Nerve Blocks for Foot and Ankle Surgery

This leaflet is aimed at anyone undergoing foot surgery who is thinking about having a nerve block for their operation. A nerve block involves the injection of local anaesthetic around nerves in the foot to numb them. Often this is done instead of a general anaesthetic.

What are the benefits of having a nerve block?

  • Excellent pain relief during and after surgery
  • Less need for strong pain medicines which can make some people feel drowsy or sick
  • Avoid a general anaesthetic and its associated risks and side effects
  • Can often eat and drink sooner after surgery than with a general anaesthetic
  • Can often recover quicker and leave hospital sooner

What to expect 

A nerve block is a type of anaesthetic or pain relief frequently used for surgery on the foot or toes. It involves the careful injection of local anaesthetic around the nerves that provide sensation to this area to make them numb for surgery. The injections can be around the back of your knee, or around the lower part of your leg or ankle.

Nerve blocks are performed by anaesthetists trained in the technique and they will discuss the procedure fully with you. A small intravenous line (drip) is placed in the hand or arm and other routine monitoring is attached.

First, the skin is cleaned and then made numb with a small amount of local anaesthetic. A fine needle is then carefully guided towards the nerves using an ultrasound machine. More local anaesthetic is then injected around the nerves to ‘block’ them. Most people find that having the block performed is no more uncomfortable than having an intravenous drip inserted but sometimes sedation can be used.

Your foot will start to feel warm, tingly and heavy soon after the injection. Your anaesthetist will carefully check the block before surgery starts. Occasionally a top-up of local anaesthetic is needed to ensure the block is complete.

During your operation

A screen will be placed so that you cannot see the operation, unless you want to. A member of staff will be available to answer any questions and ensure you are comfortable. Before surgery, a tight band (tourniquet) may be wrapped around your ankle. This helps prevent bleeding in the area during surgery.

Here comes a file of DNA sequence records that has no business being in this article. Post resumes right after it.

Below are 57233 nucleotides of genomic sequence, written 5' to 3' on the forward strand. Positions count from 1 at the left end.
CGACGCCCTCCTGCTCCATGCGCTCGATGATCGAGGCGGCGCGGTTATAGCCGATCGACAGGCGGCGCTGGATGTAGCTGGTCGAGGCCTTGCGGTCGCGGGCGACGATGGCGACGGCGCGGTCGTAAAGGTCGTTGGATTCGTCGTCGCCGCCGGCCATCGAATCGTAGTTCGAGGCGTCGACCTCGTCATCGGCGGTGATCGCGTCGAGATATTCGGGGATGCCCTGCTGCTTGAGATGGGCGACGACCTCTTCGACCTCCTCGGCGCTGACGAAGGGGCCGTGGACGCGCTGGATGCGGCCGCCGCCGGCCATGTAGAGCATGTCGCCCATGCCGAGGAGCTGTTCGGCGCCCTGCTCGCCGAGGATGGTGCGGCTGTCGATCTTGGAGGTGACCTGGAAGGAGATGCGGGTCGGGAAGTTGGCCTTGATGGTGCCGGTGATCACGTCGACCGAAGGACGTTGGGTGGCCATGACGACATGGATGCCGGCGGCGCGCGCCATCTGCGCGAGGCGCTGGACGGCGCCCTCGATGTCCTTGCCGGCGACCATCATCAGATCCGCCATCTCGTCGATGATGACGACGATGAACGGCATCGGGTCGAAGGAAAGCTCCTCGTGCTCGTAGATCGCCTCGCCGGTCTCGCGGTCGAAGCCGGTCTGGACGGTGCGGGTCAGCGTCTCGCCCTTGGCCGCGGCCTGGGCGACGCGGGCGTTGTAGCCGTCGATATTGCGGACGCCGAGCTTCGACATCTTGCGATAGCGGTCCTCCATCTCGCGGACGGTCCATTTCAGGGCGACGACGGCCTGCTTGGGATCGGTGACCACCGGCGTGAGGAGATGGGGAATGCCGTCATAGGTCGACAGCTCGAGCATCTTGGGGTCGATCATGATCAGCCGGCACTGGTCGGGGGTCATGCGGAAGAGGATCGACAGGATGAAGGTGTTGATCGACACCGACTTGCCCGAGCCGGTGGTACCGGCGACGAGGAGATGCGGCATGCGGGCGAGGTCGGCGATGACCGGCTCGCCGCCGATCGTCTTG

When the operation starts, it is normal to sometimes feel some movement or touch, but you should not be able to feel any discomfort or pain. An iPad will be offered to you to watch or listen to music throughout your operation.

If you prefer, sedation can be provided instead, which will make you relaxed and sleepy while you remain conscious. Occasionally, it will be planned for you to have a general anaesthetic in addition to the nerve block. This depends on the type and length of your operation and this will be fully discussed with you beforehand.

  • Occasionally a block will not work well enough for your operation and a general anaesthetic may be required. In this situation the block may still provide good pain relief afterwards although, if necessary, other painkillers can also be used to keep you comfortable.
  • There is a small risk of nerve damage after any operation regardless of the type of anaesthetic used. This is due to the operation, the position you lie in, or the use of a tourniquet. Swelling around the operation site, or other medical conditions such as diabetes, may also lead to nerve damage.
  • The risk of long-term nerve damage following a nerve block is approximately 1 in 5000 cases. About 0.5% to 1% of patients may notice a prolonged patch of numbness, tingling or weakness in the affected area (lasting > 48 hours postoperatively). This will get better in 95% of patients within 4-6 weeks, and in 99% within a year.

Questions you may like to ask your anaesthetist

  • Who will carry out my injection?
  • Will someone stay with me during my operation?
  • Do I have to be awake?
  • What happens if I can feel something?
  • When will my foot start to feel normal again?
  • Who should I call if I am worried about the effects of the block after surgery?


If you have any issues or concerns, about your anaesthetic, after your operation please contact:
Anaesthetic Department: 0117 414 5114, Mon-Fri, 9am to 5pm  

For pain that is not controlled by your tablets, please go to the Emergency Department.  


NHS Constitution: Information on your rights and responsibilities

Royal College of Anaesthetists: Patient Information Publications

This edition published September 2020. Review due September 2022. NBT002927

Nerve Blocks for Foot and Ankle Surgery